Source: (2004) Paper presented at “New Frontiers in Restorative Justice: Advancing Theory and Practice”, Centre for Justice and Peace Development, Massey University at Albany, New Zealand, 2-5 December.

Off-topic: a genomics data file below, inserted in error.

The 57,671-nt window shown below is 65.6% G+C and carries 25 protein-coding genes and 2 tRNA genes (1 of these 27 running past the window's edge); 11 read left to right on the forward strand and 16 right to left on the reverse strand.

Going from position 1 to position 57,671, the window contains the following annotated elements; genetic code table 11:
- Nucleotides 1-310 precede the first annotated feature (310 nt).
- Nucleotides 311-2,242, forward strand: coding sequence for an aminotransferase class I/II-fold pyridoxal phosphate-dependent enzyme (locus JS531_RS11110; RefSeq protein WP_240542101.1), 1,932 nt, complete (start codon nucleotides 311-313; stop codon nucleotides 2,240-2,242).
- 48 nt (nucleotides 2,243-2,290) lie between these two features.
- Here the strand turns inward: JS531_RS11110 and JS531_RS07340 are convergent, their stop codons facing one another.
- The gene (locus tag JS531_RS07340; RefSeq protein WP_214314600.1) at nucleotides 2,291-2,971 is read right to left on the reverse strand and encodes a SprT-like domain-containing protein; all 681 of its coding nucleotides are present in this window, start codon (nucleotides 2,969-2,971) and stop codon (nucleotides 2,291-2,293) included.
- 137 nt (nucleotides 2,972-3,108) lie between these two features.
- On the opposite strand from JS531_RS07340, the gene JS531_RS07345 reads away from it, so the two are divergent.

Recent decades have brought needed awareness of the alarming prevalence and enduring harm of childhood sexual abuse. Professionals who work with children—teachers, law enforcement officers, clinicians, social workers, among others—are now alert to manifestations of suspected abuse and procedures for responding and reporting. For adult survivors of childhood sexual abuse, restorative justice would appear to offer both an outlet for healing and a welcome alternative to the traditional justice system. And yet—as the mathematician Enrico Bombieri observed: “When things get too complicated, it sometimes makes sense to stop and wonder: Have I asked the right question?” Sadly, the experience of adult survivors of childhood sexual abuse within the context of restorative justice is complicated indeed. It’s time to question, to wonder, and to explore unstated assumptions. In this presentation, Drs. Shirley Julich and Ann Kerwin explore a surprising, often frustrating paradox: the reluctance of adult survivors, now removed from perpetrators and fully aware of the horrific psychic disfigurement they continue to experience, who, nevertheless, hesitate to hold their abuser[s] to account in an apparently sheltered public way. Abstract courtesy of the Centre for Justice and Peace Development, Massey University, http://justpeace.massey.ac.nz.
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